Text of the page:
Tuesday, May 22, 2012

What do drawsomething, marine art and blue bins have in common?

The three principles involved in 'saving the environment' are reduce, re-use and recycle.
When it comes to paper I think I can (for the right or wrong reason) abide by all three.

- I'm always saving things on gmail documents, or on my iphone, thereby reducing the amount of paper I use by writing things down or printing them :-) ...
- Many companies, including electricity, mobile phone and other companies offer to e-mail you your bills rather than printing and posting them.  I like this for many reasons; I usually forget to check the postbox anyway, this way I can archive them in gmail without wasting space in my small house on filing systems and of course, it brings me one step closer to my goal of saving the environment. If you're still not sweet on the concept, be aware that some companies offer incentives or specials if you sign up for their no-paper billing.
- I also, went through a big drawsomething phase, where I created many artistic masterpieces without wasting any paper at all.

When I'm finished with the paper that I really needed to print, like work presentations, notes from my years in university when I didn't have a laptop and the lecturers didn't e-mail us powerpoints... (wow, so oldschool), I divide it into really confidential, censored, and public.  Really confidential work documents unfortunately have to lawfully be shredded (although my impression is that the shredded pieces do go to recycling).  Censored items, I give to my kids for their countless drawings and art projects at home.  The public pages I collect and hand in at my kids ganim (nursery schools) for their art projects.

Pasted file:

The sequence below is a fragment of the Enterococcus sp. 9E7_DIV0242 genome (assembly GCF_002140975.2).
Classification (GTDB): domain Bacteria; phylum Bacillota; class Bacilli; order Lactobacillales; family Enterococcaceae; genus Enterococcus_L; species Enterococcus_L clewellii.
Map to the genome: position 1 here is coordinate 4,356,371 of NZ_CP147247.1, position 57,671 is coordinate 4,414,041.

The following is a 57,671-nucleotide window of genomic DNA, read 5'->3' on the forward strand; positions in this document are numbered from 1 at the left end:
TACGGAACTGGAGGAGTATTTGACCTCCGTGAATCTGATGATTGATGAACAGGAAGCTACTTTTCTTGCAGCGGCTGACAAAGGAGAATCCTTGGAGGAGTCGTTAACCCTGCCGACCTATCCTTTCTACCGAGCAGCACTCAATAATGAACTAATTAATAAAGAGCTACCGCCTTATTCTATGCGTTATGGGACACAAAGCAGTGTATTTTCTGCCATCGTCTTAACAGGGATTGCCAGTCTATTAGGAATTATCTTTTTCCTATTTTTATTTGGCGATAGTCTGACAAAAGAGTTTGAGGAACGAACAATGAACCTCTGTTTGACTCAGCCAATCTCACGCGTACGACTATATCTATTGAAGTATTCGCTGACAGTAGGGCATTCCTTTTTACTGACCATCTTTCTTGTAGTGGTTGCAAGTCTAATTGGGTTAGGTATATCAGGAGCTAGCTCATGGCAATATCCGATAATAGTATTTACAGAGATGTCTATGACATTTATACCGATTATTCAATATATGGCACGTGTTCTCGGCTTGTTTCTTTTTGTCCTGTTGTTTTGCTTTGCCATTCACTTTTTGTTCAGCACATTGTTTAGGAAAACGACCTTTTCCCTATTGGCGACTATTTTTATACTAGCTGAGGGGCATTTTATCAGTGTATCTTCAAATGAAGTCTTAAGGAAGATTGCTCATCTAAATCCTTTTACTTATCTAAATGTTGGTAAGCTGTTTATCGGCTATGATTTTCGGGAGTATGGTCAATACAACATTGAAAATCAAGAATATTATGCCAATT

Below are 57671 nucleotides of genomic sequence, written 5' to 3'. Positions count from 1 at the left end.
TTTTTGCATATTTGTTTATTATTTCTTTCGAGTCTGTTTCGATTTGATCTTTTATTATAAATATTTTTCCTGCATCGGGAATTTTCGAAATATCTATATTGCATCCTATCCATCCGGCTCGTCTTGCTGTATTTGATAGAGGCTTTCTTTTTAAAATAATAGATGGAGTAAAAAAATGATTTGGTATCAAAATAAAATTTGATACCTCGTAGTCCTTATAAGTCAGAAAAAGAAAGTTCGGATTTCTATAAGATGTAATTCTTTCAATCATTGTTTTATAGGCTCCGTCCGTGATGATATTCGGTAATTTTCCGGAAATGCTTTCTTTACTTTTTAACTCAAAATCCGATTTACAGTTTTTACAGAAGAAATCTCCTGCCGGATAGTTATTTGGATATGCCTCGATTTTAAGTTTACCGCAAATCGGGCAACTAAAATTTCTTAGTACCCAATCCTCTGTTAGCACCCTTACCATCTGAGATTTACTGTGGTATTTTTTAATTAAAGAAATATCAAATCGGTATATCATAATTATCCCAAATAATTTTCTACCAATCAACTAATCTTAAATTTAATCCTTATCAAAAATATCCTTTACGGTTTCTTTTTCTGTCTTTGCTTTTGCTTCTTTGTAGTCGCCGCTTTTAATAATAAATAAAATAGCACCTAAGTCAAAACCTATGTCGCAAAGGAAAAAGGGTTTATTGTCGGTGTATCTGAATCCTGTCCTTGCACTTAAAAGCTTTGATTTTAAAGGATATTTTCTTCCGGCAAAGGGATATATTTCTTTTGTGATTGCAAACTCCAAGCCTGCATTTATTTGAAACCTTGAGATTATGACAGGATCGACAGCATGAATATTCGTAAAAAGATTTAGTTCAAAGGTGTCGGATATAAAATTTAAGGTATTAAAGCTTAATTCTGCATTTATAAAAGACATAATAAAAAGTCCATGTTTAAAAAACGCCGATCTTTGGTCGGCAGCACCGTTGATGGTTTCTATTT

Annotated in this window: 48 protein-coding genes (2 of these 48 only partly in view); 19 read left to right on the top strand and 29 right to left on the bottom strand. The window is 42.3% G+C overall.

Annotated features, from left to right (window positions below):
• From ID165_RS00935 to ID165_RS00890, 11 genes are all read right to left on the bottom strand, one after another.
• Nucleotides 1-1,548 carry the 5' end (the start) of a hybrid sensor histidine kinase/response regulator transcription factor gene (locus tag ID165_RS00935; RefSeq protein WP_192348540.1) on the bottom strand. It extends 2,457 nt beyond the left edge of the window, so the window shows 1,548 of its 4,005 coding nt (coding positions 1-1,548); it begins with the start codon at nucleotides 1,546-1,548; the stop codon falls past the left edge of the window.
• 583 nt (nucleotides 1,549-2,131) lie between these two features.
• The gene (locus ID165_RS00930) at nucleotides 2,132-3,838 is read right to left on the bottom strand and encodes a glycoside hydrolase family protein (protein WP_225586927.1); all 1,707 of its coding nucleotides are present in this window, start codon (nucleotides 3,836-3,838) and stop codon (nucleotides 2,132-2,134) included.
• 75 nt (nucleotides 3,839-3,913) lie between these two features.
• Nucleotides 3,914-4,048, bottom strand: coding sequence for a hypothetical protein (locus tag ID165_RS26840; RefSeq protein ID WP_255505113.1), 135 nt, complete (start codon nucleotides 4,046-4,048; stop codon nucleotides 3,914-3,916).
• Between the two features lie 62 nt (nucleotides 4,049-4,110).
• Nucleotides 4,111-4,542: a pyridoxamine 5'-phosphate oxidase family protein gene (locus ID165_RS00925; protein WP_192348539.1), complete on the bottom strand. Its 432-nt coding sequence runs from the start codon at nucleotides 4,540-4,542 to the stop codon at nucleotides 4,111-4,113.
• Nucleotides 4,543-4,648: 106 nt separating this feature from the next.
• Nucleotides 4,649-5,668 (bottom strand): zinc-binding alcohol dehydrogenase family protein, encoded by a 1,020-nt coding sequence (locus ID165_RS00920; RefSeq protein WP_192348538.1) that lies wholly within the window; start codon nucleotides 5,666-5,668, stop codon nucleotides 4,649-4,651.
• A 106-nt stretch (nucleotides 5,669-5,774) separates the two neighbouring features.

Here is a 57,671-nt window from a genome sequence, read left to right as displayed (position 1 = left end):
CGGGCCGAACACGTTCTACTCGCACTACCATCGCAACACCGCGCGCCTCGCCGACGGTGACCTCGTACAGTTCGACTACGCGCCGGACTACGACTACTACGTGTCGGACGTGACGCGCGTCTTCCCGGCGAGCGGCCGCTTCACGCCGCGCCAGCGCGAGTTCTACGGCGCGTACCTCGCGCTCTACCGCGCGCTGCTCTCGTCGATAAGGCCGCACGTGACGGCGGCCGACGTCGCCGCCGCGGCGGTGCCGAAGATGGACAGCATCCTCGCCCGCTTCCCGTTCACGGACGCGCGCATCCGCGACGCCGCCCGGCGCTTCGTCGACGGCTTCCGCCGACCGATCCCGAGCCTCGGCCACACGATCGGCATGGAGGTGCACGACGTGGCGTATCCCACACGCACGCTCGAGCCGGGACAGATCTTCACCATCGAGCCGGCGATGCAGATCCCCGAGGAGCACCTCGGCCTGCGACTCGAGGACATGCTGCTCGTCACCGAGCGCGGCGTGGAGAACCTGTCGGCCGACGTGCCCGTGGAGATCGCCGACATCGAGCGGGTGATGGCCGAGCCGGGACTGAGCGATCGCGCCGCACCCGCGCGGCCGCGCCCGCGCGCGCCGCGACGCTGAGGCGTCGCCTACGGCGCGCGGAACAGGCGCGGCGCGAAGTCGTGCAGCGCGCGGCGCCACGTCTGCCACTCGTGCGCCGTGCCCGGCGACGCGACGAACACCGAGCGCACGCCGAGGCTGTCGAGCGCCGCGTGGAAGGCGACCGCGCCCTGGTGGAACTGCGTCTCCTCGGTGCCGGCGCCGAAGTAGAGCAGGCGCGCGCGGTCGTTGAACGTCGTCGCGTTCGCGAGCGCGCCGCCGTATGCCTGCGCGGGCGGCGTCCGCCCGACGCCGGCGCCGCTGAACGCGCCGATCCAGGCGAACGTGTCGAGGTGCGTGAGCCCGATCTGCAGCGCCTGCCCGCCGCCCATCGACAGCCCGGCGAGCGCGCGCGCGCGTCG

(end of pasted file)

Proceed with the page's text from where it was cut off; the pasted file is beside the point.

-  Let me add that schools (especially for young kids) are a great place to give in items for re-use or upcycling.  Our school collects everything from cereal boxes and toilet rolls, to plastic tomato baskets and metal tea-candle holders.

A side note about our marine art project: we took a previously used piece of paper and painted a blue sea, on another page I drew some fish, and the kids colored in the fish.  We then used small round stickers from our craft drawer for the fish eyes.  Next we used leftover green playdough to make plants and plankton in the sea for the fish to eat.  We used kid scissors to cut out the fish and finally glued the fish onto the sea page.  It was a lot of fun, involved many different skills and was enjoyed both my 2 year old and my 4 year old.

We're lucky that we live in Modiin, in Israel and almost every building has its own big blue bin for recycling paper.  In addition, at work I have a paper recycling bin, and in my work parking lot there is a drop-off point for big cardboard boxes to be recycled.  (Of course, I can't fit all our big cardboard boxes in my car to drop them off, but I am under the impression that our city recycles the big cardboard boxes they collect anyway).
If you live in an area that doesn't have municipality collection of paper for recycling, investigate other options.  For example, my parents in South Africa have a private company Ronnie Recycling, who collect their paper weekly for free.

If you can suggest similar services in your city, please share the details in the comments section.

1 comment:

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